Topic 4

Topic 4: Ethical Issues of Social Media- Confidentiality and Professionals

For Topic 4 I have decided to focus my post on the ideas of confidentiality when professionals use social media. Perhaps they may be posting about their day or something that they experienced, and this may consequently break confidentiality. Key professions where this is likely to be an issue include healthcare professionals, the police and those in law professions, who have access to personal information that could help to identify individuals.

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Figure 1: Key characteristics that can Reveal Someone’s Identity

Looking online for healthcare information is the third most popular use of the internet (Lachman, V. 2013), and with many healthcare professionals a part of social media, it’s easy to see how they may, often without thinking break confidentiality, when trying to help others, whilst at the same time fulfilling their moral obligations to help those in need. Consequently it’s important that there are guidelines and understood protocols for professionals when it comes to the use of social media.

In order to combat these issues, professionals such as nurses are issued with pamphlets and other materials that have been created based on investigations, and academic literature into the ethical issues of these professionals using social media networks, such as the one seen in figure 2.

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Figure 2: One of many pamphlets created to help provide guidance to professionals when using social media (NCSBN).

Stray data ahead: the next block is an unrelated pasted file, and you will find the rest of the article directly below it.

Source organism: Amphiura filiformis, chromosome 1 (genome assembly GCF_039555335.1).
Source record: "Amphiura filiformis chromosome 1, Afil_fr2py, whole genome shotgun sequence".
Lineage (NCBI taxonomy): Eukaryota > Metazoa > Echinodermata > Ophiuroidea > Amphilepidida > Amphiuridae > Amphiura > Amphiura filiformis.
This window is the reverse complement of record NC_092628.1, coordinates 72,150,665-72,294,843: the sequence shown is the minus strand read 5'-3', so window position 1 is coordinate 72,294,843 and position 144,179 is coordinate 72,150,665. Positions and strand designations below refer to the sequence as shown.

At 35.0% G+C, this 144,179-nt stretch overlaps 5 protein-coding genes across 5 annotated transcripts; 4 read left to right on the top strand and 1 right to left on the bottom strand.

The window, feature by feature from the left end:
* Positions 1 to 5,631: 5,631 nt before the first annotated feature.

In previous topics, we have explored how the digital world, and social media in particular can be of great benefit to professionals, by allowing them to share knowledge and ideas, and create connections and maintain relationships that may have never been possible previously. However emerging literature and debates online show that there is a fine line between what is acceptable for these professionals to post, and what isn’t, and in terms of maintaining confidentiality this is no different. Often employers do not have specific guidelines and rules when it comes to professionals using their personal phones and other technology to access social media outside of the workplace, and breaking confidentiality can have varying consequences, and also be carried out by a variety of individuals.

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Figure 3: Two stories of breaching of confidentiality.

Consequently it is clear that although the use of social media can be incredibly helpful for professionals, it also needs to be used with extreme caution and care, as often things such as confidentiality can be broken without us even realising.

Word Count: 396

Lachman, Vicki D. 2013. Social Media: Managing the Ethical Issues. Medsurg Nursing; Pitman22(5) 326-9.
NCSBN. A Nurse’s Guide to the Use of Social Media.
Mathew, S. and Willgress, L. 2015. Jeremy Hunt in hot water after ‘breaching patient confidentiality’ by posting hospital visit picture on Twitter with board of names on it. Mailonline.
Lee, K. and Bacon, L. 2010. Social networking: confidentiality and professional issues. British Journal of Midwifery. 18(8) 533-534
Moorhead SA, Hazlett DE, Harrison L, Carroll JK, Irwin A, Hoving C. 2013. A New Dimension of Health Care: Systematic Review of the Uses, Benefits, and Limitations of Social Media for Health Communication. J Med Internet Res 15(4):e85
The Guardian. 2014. Twitter abuse: easy on the messenger.
Greenwald, G. 2014. Why Privacy Matters. TED Talk.
Ronson, J. 2015. How One Stupid Tweet Blew Up Justine Sacco’s Life. The New York Times Magazine.
Kelion, L. 2013. UK jumps up internet scoreboard as digital divide grows. BBC News.